what about white chocolate? it has no liquor, but it has cacao butter ... why is it called white chocolate and not 100% too?

why is it so confusing? lol

07/21/15 07:25:01PM
182 posts

For your 70% dark bar - essentially yes. Usually the 30% is made up of sugar (majority), lecithin (~<0.5%) and vanilla or vanillan (~<1%).

White chocolate has cocoa butter - usually in the 28-35% range (but it can be outside that range). So it is typically a 28-35% chocolate because the only cocoa solids are the cocoa butter (because as you note, their is no liquor). It is not 100% cocoa solids because there is also sugar, milk powder, vanilla, lecithin etc

07/21/15 08:12:16PM
20 posts

excellent, thank you both for your help in answering my chocolate dilemmas. :D

Keith Ayoob
03/04/24 01:28:27PM
40 posts

@joe-john, I'd like to weigh in on this.  First, some of the nutritional info you post there is reasonable, some is not -- and that's not unusual. The standout is the fiber content. There is fiber in both raw and 100% dark chocolate. My guess is that whatever lab the packagers used probably had a database for raw beans that was a bit outdated. Cocoa beans are not a common item. Sometimes labs to the analysis themselves, sometimes (more often) they use a standard database and these don't always contain data on all possible nutrients. For the 100% dark chocolate, that's a more common item (think "baking chocolate").

The saturated fat of the raw beans is listed as "0 gms". That' s not plausible, but the database used probably doesn't include data on sat fat, so it gets listed as "0". It should probably say "n/a". The roasted beans list sat fat as about 55-60% of the total fat content. That's realistic -- and the processing didn't magically "make" saturated fat.

As for roasting being a "nutritional kill", it really depends. Roasting or "cooking" can also release nutrients from inside cell walls. It's why cooked tomato products have more available lycopene than raw tomatoes.

Roasting does reduce the antioxidant content of cocoa beans, but it doesn't wipe it out completely. Research has demonstrated health benefits of dark chocolate, even if that won't qualify it as a "health food". The best benefits seem to happen in people undergoing higher levels of "oxidative stress". That is, the worse your diet is, the more improvement you'll see from more antioxidants. A healthy person eating a diet that includes lots of fruits, vegetables, whole grains and nuts (this doesn't require a vegetarian or vegan eating style), will see less dramatic benefits.

As for sat fat, not all sat fats are the same and this is a problem in the nutrition research literature. The sat fat in cocoa is largely stearic acid, which seems to have a neutral impact on total cholesterol and cardiovascular disease. Moreover, sat fats that are bound into a food matrix -- the most research has been done on dairy foods like full-fat cheese, milk, and yogurt -- has shown that the body handles the sat fat differently when compared with the sat fat in butter. These are all dairy fats, so it's a good comparison, but butter is unbound, and can raise CV risk, whereas the sat fat in cheese and full-fat yogurt are in a matrix, and don't seem to raise risk.  The evidence is still emerging, but these were well-done studies. No similar studies on cocoa vs cocoa butter have taken place, to my knowledge, so I can't comment there.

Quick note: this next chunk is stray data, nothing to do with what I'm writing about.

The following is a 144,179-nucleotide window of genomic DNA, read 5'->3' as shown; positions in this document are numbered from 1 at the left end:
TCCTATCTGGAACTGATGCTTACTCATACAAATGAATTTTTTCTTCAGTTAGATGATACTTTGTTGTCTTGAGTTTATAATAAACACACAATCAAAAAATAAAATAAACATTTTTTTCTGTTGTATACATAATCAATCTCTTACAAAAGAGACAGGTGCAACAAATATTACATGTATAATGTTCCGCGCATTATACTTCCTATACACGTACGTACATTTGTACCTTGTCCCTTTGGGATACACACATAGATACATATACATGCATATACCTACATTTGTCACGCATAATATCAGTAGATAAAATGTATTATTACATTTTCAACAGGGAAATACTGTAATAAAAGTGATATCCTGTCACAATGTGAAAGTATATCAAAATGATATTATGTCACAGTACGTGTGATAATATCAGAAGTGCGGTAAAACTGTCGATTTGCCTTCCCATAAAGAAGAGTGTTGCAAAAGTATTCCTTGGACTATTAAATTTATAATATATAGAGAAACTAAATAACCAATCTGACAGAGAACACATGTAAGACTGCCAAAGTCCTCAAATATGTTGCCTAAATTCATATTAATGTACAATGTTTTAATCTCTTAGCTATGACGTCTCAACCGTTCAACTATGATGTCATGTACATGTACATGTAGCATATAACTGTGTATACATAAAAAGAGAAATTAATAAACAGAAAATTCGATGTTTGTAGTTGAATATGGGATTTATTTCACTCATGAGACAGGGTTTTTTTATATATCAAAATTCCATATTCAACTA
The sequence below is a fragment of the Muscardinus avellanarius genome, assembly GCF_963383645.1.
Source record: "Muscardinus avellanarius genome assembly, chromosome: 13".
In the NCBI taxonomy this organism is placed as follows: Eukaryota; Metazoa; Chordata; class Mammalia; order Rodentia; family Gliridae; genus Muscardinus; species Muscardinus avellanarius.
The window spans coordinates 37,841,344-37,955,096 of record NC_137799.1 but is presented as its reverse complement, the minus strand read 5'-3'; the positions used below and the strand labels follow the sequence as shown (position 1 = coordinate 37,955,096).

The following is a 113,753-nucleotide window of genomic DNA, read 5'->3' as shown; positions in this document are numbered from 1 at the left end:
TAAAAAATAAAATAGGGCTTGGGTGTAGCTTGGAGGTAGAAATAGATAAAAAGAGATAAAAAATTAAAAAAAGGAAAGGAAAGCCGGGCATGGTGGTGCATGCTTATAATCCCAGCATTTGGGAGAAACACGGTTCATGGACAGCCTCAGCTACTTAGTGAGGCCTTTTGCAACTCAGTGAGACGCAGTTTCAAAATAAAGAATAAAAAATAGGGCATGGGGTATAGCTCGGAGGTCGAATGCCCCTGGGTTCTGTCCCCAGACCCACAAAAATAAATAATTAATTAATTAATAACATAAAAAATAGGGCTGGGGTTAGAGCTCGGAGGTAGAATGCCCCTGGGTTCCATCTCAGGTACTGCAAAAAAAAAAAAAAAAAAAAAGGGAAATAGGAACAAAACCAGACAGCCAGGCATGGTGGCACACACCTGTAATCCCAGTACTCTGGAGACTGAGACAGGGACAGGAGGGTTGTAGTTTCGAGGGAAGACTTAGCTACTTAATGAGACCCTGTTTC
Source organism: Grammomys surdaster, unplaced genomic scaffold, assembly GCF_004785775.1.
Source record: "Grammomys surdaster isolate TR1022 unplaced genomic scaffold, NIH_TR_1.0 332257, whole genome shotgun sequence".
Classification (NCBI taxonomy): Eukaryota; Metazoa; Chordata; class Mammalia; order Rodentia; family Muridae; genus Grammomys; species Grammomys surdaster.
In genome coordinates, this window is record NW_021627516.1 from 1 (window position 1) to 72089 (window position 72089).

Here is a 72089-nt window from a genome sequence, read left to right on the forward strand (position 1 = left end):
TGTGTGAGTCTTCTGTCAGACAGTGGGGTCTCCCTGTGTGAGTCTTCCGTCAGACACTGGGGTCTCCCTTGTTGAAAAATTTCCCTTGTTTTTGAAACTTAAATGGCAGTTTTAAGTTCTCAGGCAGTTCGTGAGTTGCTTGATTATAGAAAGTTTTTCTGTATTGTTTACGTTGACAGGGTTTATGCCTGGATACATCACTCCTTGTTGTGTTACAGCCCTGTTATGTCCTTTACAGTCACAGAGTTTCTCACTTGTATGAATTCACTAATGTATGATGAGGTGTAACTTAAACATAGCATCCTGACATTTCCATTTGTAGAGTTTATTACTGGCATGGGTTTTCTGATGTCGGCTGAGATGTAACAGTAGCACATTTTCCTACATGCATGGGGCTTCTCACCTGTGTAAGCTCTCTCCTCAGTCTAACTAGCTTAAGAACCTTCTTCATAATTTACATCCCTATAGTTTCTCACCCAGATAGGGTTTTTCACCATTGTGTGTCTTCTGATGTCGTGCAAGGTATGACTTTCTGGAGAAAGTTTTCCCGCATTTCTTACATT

I've had a long career in the "nutrition space", and the above is based on the available evidence to my knowledge, as both a health professional and also someone who is fascinated by the science of cocoa & chocolate, and who does my best to stay current with the research. I hope this sheds a little light on your question, including that we don't have all the pieces to this puzzle yet.




Member Marketplace


Keith Ayoob
@keith-ayoob • 2 months ago • comments: 0
Posted a response to "Raw Cacao Beans vs 100% Dark Chocolate"
"@joe-john, I'd like to weigh in on this.  First, some of the nutritional info you post there is reasonable, some is not -- and that's not unusual...."
Tet Kay
@tet-kay • 6 months ago • comments: 0
@xocol855 • 3 years ago
Created a new forum topic:
@slaviolette • 4 years ago • comments: 0
Created a new discussion "Cost of goods produced":
"Hi Everyone, Been a long time member but I have not been in in a few years, the fact is that I had to close down my small chocolate business.. but now is..."
@chocolatelover123 • 5 years ago • comments: 0
Created a new forum topic:
New Chocolate Brand - "Palette"
Marita Lores
Marita Lores